2.50
Hdl Handle:
http://hdl.handle.net/10755/165675
Category:
Abstract
Type:
Presentation
Title:
Oncology Nurses' Quest for Control: Symptom Management at the End of Life
Author(s):
Volker, Deborah
Author Details:
Deborah Volker, MA/AM, Assistant Professor, University of Texas-Austin, School of Nursing, Austin, Texas, USA, email: dvolker@mail.nur.utexas.edu
Abstract:
Because skillful, compassionate care for the dying is not yet widely available, many people are fearful about end of life experiences. Such fears include unrelieved physical suffering, loss of dignity and control over circumstances surrounding dying, and expensive technological interventions that prevent a peaceful death. The severity of symptoms from both malignancy and treatment, coupled with a terminal prognosis, can yield requests for an early death, despite skilled efforts to provide comfort. In a study of oncology nurses’ experiences with receiving requests for assisted dying (AD) from terminally ill patients, nurses shared stories of their struggle to control the timing and circumstances of dying. This report represents further analysis of the data, focusing on symptom management strategies nurses use to attempt to control suffering at end of life. The report adds a subset of respondents who had not received requests for AD, yet were compelled to share experiences with end of life symptom management. Further analysis of data from this descriptive, naturalistic study explored oncology nurses’ use of symptom management strategies to respond to receiving requests for AD from terminally ill patients. Denzin’s model of interpretive interactionism provided the conceptual and methodological orientation for the study. In a national study of oncology nurses’ experiences with receiving requests for AD, 76 nurses shared 72 written descriptions of their experiences, opinions, and practices associated with managing the dying process. Participants were recruited by a randomized, sequential mailing to ONS members. Denzin’s interpretive process was used to analyze the data. To ensure study trustworthiness, the data transcripts and analysis were reviewed by an oncology nurse researcher with expertise in qualitative inquiry. This presentation explores key themes that emerged regarding nurses’ specific beliefs and experiences regarding the use of strategies to relieve suffering and respond to requests for AD at end of life. The findings suggest opportunities to improve care of the dying by skillfully managing discomfort and suffering. Although the nursing profession supports patient empowerment to gain control in other health-related areas, this study revealed many nurses do not support a terminally ill patient’s self-determination in AD.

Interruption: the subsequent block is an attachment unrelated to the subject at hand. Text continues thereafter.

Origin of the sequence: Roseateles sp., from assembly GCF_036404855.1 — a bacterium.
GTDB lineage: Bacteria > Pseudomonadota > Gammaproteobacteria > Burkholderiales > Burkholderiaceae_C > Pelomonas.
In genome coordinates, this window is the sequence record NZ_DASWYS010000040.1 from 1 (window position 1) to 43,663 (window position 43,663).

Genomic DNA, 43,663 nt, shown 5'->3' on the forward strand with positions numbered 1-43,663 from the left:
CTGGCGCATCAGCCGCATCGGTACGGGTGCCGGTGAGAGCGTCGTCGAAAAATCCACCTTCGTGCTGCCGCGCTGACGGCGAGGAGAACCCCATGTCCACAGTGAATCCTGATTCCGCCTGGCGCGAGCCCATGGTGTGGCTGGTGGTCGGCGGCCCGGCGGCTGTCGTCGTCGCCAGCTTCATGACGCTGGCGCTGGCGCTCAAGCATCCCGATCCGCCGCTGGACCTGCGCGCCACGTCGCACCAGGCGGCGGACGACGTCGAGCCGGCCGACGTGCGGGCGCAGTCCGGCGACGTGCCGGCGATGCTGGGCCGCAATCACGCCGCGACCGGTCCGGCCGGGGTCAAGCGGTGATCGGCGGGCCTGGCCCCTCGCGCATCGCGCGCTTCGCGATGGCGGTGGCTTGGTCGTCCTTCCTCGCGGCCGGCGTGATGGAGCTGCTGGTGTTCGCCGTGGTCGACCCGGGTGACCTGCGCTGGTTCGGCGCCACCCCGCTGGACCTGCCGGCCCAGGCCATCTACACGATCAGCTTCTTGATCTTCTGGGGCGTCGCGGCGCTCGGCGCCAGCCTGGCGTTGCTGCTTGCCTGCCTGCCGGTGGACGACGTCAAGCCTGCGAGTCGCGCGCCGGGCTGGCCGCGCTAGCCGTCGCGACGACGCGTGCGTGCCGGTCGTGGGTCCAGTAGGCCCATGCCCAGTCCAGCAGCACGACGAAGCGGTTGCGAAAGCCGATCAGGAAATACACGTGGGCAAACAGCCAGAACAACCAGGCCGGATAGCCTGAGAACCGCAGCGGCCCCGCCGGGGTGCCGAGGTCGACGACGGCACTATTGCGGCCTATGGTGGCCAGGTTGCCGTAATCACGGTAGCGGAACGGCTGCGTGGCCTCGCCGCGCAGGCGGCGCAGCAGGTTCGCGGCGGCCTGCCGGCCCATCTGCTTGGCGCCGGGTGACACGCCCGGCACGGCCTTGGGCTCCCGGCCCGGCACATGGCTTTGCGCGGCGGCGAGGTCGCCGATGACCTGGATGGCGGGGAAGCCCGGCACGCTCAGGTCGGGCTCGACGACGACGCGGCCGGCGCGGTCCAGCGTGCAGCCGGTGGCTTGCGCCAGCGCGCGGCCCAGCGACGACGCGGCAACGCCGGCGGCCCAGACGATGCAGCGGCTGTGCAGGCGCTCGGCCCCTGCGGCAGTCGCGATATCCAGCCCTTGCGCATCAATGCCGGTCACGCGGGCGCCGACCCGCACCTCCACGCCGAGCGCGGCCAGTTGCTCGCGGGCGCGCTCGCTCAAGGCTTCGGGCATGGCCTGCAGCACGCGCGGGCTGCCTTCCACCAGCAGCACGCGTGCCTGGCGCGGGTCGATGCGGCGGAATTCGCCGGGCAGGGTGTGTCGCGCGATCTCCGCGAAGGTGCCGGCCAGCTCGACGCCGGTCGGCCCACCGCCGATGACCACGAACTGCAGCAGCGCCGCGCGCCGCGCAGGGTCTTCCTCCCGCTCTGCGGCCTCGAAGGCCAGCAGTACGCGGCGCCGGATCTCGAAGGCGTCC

Repository Posting Date:
27-Oct-2011
Date of Publication:
27-Oct-2011
Conference Date:
2001
Conference Name:
26th Annual Oncology Nursing Society Congress
Conference Host:
Oncology Nursing Society
Conference Location:
San Diego, California, USA
Note:
This is an abstract-only submission. If the author has submitted a full-text item based on this abstract, you may find it by browsing the Virginia Henderson Global Nursing e-Repository by author. If author contact information is available in this abstract, please feel free to contact him or her with your queries regarding this submission. Alternatively, please contact the conference host, journal, or publisher (according to the circumstance) for further details regarding this item. If a citation is listed in this record, the item has been published and is available via open-access avenues or a journal/database subscription. Contact your library for assistance in obtaining the as-published article.

Full metadata record

DC FieldValue Language
dc.type.categoryAbstracten_US
dc.typePresentationen_GB
dc.titleOncology Nurses' Quest for Control: Symptom Management at the End of Lifeen_GB